Welcome to the 17th edition of Full Stack Creator! This week's letter is being written from the PNW. Super stoked that I finally get to say that!
If you missed it, we moved to Washington.
This week we are chatting about pivoting a project, regardless if you want to. As some of you know I am making a mini-doc series called the Gray Area of Remote Work. The original plan for this documentary was to shoot most, if not all of it in person. I ordered the gear and starting planning the story composition around just that. As I have been pitching the series to interviewees this has kind of changed.
Most, if not all of the interviewees are currently full-time remote workers. Because of this, most of the talent are located all around the world. That is the point of remote work, right? One would think, but it didn’t dominate my plans when originally conceiving this film series. I had a story already painted in my mind, all shot in person, where I controlled the lighting, audio, tone, etc. I planned to drive or take trains to each interview, hoping to keep my carbon footprint down, avoiding planes at all cost. But due to the short timeline, budget, and COVID, this is just not achievable. So I am pivoting to a remote documentary.
The vision looks different, but the story stays the same. The benefit of this is that it could be trendsetting, different from documentaries of the past. My goal is to do this as best as possible and make sure that the story is received as intended.
The interviewees will be responsible for filming themselves while directed by me. The interviews will be done over teleconferencing. In most cases, they will hopefully have sufficient gear to get good video and audio, not just the potato cameras from their laptops. Luckily, most will, considering they live on video call software as a bi-product of remote work. I will interview them while they record themselves. Once the call is complete I will request the files. If they can, I hope for them to capture some b-roll of them working, day-in-the-life style content. In a perfect scenario, they will have someone to do some of this for them, to give a third party view. If not, tripod, static video will do. As a contingency and in a plan to include the audience, I will be gathering b-roll from any and all remote workers and filmmakers that are willing to film themselves or others and provide the footage to me - thanks to my wife for this idea! I plan on partnering with Adobe on this, as their reach is far wider than mine. I am hoping that over the next month+ I can gather enough to make this work as I envision. Alternatively, I will go within a few hundred miles to gather some footage of local remote workers.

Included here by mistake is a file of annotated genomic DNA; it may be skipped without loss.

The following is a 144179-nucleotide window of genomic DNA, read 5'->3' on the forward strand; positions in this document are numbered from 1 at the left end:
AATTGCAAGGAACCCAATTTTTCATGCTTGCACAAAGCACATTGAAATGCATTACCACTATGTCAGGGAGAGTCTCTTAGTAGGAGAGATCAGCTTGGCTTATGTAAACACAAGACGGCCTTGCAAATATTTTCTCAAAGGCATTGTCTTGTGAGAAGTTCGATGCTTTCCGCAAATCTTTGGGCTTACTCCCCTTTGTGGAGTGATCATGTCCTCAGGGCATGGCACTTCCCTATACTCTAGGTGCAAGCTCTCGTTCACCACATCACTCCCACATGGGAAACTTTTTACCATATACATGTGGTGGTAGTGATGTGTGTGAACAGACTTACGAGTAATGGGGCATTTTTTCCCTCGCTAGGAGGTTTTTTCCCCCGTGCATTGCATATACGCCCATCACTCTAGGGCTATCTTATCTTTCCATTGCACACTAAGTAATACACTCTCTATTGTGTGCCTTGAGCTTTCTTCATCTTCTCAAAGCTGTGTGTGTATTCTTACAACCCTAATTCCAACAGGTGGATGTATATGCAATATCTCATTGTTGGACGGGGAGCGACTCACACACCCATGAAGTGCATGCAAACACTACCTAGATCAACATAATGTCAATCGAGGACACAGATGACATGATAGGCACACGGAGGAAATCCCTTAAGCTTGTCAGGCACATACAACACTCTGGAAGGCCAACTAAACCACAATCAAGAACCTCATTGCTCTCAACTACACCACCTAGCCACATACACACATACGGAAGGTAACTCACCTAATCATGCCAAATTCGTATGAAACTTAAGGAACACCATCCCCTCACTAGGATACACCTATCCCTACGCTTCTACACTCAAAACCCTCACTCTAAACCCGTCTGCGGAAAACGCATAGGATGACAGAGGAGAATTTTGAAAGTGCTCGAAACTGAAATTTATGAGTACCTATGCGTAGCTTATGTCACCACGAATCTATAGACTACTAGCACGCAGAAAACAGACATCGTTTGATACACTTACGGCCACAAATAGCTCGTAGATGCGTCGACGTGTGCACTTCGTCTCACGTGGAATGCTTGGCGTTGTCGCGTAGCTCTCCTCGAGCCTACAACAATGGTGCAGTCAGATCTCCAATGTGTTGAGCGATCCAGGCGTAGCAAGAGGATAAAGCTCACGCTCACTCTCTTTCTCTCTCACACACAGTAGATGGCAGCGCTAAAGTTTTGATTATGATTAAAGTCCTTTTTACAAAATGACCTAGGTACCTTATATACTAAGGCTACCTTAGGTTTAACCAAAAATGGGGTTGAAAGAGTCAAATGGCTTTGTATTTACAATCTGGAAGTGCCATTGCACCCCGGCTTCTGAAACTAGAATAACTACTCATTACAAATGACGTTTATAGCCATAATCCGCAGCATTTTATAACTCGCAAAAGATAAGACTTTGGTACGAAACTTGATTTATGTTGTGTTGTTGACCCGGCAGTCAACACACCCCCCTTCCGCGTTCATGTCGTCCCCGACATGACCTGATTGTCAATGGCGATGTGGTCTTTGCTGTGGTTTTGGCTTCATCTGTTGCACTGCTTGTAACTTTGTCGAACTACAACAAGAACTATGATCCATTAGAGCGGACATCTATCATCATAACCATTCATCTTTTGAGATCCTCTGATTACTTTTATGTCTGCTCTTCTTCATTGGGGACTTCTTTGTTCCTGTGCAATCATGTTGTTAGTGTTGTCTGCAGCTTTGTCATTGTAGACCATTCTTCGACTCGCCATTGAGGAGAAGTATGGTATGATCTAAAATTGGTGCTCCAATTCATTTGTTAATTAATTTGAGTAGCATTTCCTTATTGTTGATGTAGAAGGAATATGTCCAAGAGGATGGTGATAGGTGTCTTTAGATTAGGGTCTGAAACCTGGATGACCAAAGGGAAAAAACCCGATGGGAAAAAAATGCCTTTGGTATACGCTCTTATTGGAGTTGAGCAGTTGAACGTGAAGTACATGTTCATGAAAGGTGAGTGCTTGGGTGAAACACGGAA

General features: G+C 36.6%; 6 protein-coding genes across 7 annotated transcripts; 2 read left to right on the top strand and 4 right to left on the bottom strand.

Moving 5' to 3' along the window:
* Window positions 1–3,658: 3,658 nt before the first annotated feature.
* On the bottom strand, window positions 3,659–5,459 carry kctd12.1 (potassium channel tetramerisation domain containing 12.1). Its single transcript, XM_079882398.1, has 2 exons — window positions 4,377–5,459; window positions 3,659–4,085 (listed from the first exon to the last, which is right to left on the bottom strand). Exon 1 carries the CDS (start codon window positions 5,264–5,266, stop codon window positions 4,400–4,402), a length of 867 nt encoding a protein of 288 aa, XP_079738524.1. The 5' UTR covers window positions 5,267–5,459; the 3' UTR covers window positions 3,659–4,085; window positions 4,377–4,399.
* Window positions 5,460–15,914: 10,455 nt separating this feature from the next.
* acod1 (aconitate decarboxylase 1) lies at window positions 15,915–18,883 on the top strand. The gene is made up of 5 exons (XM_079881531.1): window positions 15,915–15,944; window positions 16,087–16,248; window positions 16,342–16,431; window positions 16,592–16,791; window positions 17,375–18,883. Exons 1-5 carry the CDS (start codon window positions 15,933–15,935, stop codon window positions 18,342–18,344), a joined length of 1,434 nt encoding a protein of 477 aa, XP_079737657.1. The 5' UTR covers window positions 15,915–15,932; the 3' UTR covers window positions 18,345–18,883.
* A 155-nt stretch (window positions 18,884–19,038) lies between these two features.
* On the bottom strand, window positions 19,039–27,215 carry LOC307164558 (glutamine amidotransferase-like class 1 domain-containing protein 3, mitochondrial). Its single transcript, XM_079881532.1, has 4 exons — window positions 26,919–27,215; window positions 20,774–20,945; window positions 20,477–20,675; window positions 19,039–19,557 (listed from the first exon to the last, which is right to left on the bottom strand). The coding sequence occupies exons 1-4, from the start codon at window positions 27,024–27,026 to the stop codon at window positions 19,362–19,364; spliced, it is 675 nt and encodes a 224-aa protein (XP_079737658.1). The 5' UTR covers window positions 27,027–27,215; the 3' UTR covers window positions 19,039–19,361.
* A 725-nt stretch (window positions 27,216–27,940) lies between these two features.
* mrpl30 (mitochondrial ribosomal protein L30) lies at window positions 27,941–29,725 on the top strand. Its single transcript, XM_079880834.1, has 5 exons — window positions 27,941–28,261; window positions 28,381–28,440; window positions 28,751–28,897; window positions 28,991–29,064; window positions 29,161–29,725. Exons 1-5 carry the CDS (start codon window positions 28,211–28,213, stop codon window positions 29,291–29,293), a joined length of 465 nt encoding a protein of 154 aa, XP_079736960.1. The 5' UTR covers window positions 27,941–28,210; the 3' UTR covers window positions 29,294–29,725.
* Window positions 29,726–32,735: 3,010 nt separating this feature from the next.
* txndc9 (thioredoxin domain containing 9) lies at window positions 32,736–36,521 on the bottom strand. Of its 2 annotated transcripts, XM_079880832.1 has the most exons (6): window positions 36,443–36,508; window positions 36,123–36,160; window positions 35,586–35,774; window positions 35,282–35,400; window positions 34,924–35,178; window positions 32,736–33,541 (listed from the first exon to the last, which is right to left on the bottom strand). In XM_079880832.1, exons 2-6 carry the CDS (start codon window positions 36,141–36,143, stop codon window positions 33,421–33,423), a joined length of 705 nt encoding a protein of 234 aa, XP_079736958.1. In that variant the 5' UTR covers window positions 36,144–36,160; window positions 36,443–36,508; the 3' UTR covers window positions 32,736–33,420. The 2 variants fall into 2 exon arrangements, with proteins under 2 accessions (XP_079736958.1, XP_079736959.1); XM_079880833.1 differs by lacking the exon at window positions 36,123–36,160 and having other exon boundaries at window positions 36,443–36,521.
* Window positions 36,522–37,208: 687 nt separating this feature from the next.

If you are interested in gathering that b-roll or even being featured as an interviewee in the series, please reach out to me here or on social.
The lessons and learnings I have gathered this week are not to be afraid to pivot. Going into this I was set on my vision, even to the detriment of the project itself. I spent five days driving cross-country dreading not being able to accomplish my vision. Instead, I should have been focusing on making the best of what the circumstances are and creating something great. That is where I am at now, and hope it all comes together as re-planned in the end!